Texas Governor Greg Abbott provides updated information on a school shooting in Uvalde
Texas Governor Greg Abbott (R.) provides updated information on a school shooting in Uvalde / Screenshot

Texas Governor Greg Abbott Promotes ‘Lie-and-Try’ Law as Response to Uvalde Shooting

In the aftermath of the massacre at Robb Elementary School in Uvalde, Texas, state officials appear to be leaning on existing laws to help prevent future attacks.

Governor Greg Abbott (R.) sent a letter on Tuesday to the Texas District & Country Attorneys Association urging them to utilize the state’s new “lie-and-try” law to prosecute criminals who attempt to buy guns. The law makes it a state felony to falsify information on a gun purchase background check form.

“Texas is committed to keeping firearms out of the hands of dangerous people who cannot lawfully possess them,” the letter reads. “The tragic shooting in Uvalde compels us to redouble those efforts. Government officials have a duty to make Texans safer by enforcing the laws that are already on the books. Recent legislation has added a new tool to the Texas prosecutor’s toolbox, and all district and county attorneys should put it to good use.”

The letter highlights the divergent approaches jurisdictions have chosen to take in order to address mass shootings. Amidst the public outcry following the shootings in Uvalde and Buffalo, heavily Democratic states have made a push to pass new gun control bills. In contrast, red states have tended to eschew calls for additional gun restrictions and have instead focused on security measures and on ways to make existing laws work more effectively.

Senate Bill 162, also known as the “lie-and-try” law, was introduced and signed by Governor Abbott in May of 2021. The bill makes it a crime in Texas if a person “knowingly makes a materially false or misleading statement when providing information for the purposes of complying with the National Instant Criminal Background Check System.”

Falsifying information on a federal background check form in order to obtain a firearm is already a federal offense, although punishment for violations can be inconsistent. According to Department of Justice documents obtained by The Washington Post, federal prosecutors received nearly 500 referrals for individuals lying on background check forms in 2019, but charges were brought forward in fewer than 300 of those instances.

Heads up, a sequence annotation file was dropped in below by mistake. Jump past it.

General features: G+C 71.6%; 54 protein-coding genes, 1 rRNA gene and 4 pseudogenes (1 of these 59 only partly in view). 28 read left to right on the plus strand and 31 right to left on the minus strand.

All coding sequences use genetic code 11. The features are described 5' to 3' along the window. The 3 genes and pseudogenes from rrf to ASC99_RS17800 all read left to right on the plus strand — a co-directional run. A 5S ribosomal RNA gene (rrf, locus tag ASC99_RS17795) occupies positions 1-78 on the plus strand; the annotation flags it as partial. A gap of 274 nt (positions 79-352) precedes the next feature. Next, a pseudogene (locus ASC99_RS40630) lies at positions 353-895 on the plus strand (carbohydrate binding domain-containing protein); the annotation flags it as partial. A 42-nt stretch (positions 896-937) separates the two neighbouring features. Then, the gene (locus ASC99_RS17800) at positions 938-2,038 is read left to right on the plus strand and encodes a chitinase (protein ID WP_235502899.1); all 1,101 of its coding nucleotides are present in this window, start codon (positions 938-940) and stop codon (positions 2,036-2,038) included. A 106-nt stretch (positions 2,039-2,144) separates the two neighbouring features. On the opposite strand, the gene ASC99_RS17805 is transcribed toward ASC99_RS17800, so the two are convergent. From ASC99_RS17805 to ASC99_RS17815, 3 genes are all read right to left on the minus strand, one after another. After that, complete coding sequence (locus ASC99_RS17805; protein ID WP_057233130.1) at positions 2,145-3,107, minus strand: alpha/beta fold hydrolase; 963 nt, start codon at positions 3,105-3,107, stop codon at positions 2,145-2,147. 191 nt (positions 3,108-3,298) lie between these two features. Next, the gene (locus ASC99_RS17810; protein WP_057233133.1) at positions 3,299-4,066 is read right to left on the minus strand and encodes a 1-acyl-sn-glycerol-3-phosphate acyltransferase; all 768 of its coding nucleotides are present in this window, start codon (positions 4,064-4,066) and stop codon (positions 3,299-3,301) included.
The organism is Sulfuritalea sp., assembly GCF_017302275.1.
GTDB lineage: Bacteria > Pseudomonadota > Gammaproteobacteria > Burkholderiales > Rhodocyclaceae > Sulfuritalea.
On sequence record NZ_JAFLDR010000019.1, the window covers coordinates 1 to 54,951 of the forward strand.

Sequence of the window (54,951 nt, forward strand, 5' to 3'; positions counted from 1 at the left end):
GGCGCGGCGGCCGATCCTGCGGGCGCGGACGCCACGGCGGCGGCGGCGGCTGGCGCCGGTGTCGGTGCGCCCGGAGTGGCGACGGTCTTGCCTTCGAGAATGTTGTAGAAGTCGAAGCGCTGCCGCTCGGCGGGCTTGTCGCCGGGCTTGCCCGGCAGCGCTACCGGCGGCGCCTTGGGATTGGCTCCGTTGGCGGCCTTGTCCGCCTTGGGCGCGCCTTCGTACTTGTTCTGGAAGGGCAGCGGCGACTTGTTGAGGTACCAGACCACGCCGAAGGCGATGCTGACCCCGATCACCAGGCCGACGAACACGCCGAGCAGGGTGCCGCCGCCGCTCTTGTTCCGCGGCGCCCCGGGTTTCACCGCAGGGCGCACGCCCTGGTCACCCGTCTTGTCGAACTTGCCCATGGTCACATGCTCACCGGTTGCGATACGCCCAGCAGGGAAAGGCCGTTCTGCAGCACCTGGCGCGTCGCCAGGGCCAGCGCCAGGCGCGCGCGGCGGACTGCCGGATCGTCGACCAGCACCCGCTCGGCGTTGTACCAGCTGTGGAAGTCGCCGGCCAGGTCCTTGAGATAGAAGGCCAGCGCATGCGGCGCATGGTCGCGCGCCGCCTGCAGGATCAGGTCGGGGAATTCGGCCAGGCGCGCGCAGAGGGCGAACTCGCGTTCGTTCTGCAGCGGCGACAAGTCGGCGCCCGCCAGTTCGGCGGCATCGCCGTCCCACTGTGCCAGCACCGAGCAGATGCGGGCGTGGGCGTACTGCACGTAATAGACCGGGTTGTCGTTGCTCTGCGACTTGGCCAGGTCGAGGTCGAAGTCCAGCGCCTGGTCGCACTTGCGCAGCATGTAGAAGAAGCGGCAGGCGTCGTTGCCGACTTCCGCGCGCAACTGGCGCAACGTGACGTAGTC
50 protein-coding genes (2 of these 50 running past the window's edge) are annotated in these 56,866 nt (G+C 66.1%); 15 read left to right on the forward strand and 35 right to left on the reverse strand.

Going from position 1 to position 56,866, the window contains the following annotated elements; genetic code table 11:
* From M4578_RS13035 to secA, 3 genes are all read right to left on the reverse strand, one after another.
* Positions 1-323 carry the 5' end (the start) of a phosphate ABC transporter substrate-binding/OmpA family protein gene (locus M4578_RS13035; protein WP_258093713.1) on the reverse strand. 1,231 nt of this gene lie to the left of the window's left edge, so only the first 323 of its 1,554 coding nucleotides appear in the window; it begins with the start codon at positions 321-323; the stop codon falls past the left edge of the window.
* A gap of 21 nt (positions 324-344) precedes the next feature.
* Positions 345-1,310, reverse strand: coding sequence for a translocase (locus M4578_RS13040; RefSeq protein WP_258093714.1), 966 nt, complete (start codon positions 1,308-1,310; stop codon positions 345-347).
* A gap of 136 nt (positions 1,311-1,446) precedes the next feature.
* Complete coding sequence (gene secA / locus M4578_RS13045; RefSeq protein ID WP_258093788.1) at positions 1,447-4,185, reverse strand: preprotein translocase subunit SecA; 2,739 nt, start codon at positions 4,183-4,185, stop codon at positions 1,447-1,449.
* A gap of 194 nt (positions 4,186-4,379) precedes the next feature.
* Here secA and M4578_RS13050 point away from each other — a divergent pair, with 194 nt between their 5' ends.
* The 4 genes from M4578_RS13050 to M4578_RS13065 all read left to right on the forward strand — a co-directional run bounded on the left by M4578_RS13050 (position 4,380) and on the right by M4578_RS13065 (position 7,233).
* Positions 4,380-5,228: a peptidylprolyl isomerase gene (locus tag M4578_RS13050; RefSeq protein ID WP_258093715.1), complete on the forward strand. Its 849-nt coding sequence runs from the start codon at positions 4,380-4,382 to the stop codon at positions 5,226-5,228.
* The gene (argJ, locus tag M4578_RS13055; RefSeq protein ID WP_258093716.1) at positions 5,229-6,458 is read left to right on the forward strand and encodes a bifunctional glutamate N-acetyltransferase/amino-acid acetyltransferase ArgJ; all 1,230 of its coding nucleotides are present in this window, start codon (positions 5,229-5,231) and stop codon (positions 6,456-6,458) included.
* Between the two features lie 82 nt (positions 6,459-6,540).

The Governor highlighted that fact in his call for Texas prosecutors to help federal law enforcement carry the load.

“Ideally, the federal government would prosecute these lie-and-try offenses, but that rarely happens,” he wrote in his letter. “Aggressive enforcement of Texas’s new lie-and-try law can help pick up the slack and deter felons, drug addicts, people facing mental health challenges, and certain dangerous individuals from obtaining firearms when they are prohibited by law from doing so.”

In a press release announcing the letter, the Governor also highlighted steps he has taken thus far to work with state agencies to help improve school safety. These include directing the Texas School Safety Center and Texas Education Agency to conduct school security reviews as well as accelerating the availability of a statewide reporting system for suspicious activity known as iWatchTexas.

The Governor’s refusal to push for new gun laws as a response to the Uvalde shooting has drawn criticism from many Democrats in the state, including his challenger for the Governor’s mansion this November, Beto O’Rourke.

O’Rourke crashed a press conference with Abbott in the immediate aftermath of the shooting and accused him of being culpable in the attack because he said the governor failed to prioritize gun-control measures. He has since reiterated his position on confiscating AR-15s owned by Texans as his preferred response to mass shootings.

The most recent polling for the race, released Monday, shows Abbott with a 19-point lead over O’Rourke among Texas voters.

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Created by potrace 1.16, written by Peter Selinger 2001-2019


Created by potrace 1.16, written by Peter Selinger 2001-2019

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